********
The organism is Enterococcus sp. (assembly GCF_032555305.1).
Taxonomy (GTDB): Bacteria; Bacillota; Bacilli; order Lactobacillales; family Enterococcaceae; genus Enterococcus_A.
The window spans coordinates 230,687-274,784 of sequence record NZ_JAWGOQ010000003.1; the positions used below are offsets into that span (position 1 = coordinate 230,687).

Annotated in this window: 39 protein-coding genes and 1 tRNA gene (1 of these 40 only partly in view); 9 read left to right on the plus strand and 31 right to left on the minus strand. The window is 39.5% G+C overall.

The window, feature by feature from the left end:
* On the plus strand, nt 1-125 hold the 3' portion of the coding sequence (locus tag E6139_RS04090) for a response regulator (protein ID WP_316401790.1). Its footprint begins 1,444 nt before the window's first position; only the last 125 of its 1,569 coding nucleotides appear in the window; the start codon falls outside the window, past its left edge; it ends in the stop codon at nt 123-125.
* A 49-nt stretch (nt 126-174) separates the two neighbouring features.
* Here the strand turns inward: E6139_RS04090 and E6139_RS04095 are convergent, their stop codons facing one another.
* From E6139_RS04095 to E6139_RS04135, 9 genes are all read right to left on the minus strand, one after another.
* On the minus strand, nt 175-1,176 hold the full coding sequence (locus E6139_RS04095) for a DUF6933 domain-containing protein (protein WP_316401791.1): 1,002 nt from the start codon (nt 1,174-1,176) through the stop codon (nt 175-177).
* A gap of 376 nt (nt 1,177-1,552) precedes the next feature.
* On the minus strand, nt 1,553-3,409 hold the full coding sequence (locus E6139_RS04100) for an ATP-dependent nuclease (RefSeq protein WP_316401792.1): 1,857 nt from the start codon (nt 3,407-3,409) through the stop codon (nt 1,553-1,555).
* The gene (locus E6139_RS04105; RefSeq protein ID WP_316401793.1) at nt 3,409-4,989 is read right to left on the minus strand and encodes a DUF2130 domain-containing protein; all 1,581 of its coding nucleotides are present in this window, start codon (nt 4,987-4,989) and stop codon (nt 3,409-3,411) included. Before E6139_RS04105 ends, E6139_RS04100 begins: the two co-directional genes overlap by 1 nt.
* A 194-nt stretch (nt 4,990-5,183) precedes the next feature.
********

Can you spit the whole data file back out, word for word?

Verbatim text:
The organism is Enterococcus sp. (assembly GCF_032555305.1).
Taxonomy (GTDB): Bacteria; Bacillota; Bacilli; order Lactobacillales; family Enterococcaceae; genus Enterococcus_A.
The window spans coordinates 230,687-274,784 of sequence record NZ_JAWGOQ010000003.1; the positions used below are offsets into that span (position 1 = coordinate 230,687).

Annotated in this window: 39 protein-coding genes and 1 tRNA gene (1 of these 40 only partly in view); 9 read left to right on the plus strand and 31 right to left on the minus strand. The window is 39.5% G+C overall.

The window, feature by feature from the left end:
* On the plus strand, nt 1-125 hold the 3' portion of the coding sequence (locus tag E6139_RS04090) for a response regulator (protein ID WP_316401790.1). Its footprint begins 1,444 nt before the window's first position; only the last 125 of its 1,569 coding nucleotides appear in the window; the start codon falls outside the window, past its left edge; it ends in the stop codon at nt 123-125.
* A 49-nt stretch (nt 126-174) separates the two neighbouring features.
* Here the strand turns inward: E6139_RS04090 and E6139_RS04095 are convergent, their stop codons facing one another.
* From E6139_RS04095 to E6139_RS04135, 9 genes are all read right to left on the minus strand, one after another.
* On the minus strand, nt 175-1,176 hold the full coding sequence (locus E6139_RS04095) for a DUF6933 domain-containing protein (protein WP_316401791.1): 1,002 nt from the start codon (nt 1,174-1,176) through the stop codon (nt 175-177).
* A gap of 376 nt (nt 1,177-1,552) precedes the next feature.
* On the minus strand, nt 1,553-3,409 hold the full coding sequence (locus E6139_RS04100) for an ATP-dependent nuclease (RefSeq protein WP_316401792.1): 1,857 nt from the start codon (nt 3,407-3,409) through the stop codon (nt 1,553-1,555).
* The gene (locus E6139_RS04105; RefSeq protein ID WP_316401793.1) at nt 3,409-4,989 is read right to left on the minus strand and encodes a DUF2130 domain-containing protein; all 1,581 of its coding nucleotides are present in this window, start codon (nt 4,987-4,989) and stop codon (nt 3,409-3,411) included. Before E6139_RS04105 ends, E6139_RS04100 begins: the two co-directional genes overlap by 1 nt.
* A 194-nt stretch (nt 4,990-5,183) precedes the next feature.